Difference in compensation to slain cops triggers resentment

Difference in compensation to slain cops triggers resentment

Differing compensation to the martyred Uttar Pradesh cops by the Akhilesh Yadav regime has triggered resentment among the state’s policemen and other organisations.

The state government had given Rs 50 lakh to the widow of the slain deputy superintendent Zia ul Haque. He was shot dead allegedly by a mob at Kunda in Pratapgarh district in March this year. The government had also given jobs to his widow and his brother.

Sources said the government had violated norms by offering jobs to two members of the slain DSP’s family. According to the existing provisions only one member of the martyr's family could be given the job.

The Akhilesh Yadav regime gave only Rs 10 lakh to the wife of sub-inspector R P Dwivedi, who had been shot dead by miscreants a few days back while chasing them in Allahabad district.

RTI activist Nutan Thakur has shot off a letter to the principal secretary, home, seeking detail of the policy of the state government in giving compensation to martyred policemen. She has also sought to know why the government was discriminating among the martyrs.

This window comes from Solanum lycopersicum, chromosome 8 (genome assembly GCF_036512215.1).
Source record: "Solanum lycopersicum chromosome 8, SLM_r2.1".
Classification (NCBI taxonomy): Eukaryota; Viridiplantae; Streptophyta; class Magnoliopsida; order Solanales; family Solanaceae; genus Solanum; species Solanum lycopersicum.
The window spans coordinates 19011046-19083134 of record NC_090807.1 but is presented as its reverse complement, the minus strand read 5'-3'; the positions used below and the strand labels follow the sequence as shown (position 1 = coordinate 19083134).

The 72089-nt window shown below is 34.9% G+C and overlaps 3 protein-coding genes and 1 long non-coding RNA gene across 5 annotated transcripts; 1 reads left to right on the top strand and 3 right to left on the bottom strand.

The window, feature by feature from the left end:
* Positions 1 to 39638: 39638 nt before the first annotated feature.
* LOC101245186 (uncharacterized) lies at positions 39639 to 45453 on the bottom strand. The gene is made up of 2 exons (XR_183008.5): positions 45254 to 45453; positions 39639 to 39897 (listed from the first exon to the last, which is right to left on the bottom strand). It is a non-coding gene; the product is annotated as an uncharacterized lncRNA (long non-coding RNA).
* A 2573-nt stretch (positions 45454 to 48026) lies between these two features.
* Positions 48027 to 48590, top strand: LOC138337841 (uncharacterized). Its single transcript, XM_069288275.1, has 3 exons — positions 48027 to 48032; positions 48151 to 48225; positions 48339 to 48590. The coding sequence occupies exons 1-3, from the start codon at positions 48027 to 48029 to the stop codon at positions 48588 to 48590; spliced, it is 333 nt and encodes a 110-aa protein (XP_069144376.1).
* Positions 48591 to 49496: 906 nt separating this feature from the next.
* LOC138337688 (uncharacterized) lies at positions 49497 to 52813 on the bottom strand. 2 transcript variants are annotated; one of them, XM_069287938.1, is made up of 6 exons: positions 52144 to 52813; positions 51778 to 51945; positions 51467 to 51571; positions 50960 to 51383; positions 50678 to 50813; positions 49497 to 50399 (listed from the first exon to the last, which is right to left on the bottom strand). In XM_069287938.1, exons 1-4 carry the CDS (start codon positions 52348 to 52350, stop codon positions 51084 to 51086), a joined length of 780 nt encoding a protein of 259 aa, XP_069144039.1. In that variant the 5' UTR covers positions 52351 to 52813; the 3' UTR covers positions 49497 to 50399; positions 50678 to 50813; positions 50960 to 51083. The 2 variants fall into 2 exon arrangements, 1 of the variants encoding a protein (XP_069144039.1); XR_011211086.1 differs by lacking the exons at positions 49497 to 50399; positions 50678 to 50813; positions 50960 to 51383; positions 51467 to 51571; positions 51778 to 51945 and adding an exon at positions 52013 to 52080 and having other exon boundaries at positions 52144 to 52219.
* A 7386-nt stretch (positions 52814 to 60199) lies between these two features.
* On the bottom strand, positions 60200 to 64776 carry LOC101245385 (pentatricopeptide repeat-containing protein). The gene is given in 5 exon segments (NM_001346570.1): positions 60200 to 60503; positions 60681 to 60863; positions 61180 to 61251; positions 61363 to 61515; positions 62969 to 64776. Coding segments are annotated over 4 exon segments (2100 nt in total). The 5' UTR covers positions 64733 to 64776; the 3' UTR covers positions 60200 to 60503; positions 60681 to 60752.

The Provincial Police Service Association has also taken strong exception to the alleged discrimination.

“The martyrs should be treated equally. They should not be differentiated,” the association president Jugal Kishore said here.

Recently, the Allahabad High Court had also directed the government to explain its policy on payment of compensation to the martyrs.

BJP has accused the Akhilesh government of adopting what it alleged a ‘communal approach’ even in payment of compensation.

“The slain DSP was a Muslim and hence the state government lost no time in giving a huge compensation and also two jobs to his family members. The government feared a Muslim backlash,” said a senior state BJP leader.

Sources said there were several families of martyred policemen who were yet to be offered jobs, even several months after their death.

Some social organisations plan to move the court against what they alleged was a discriminatory policy of the government.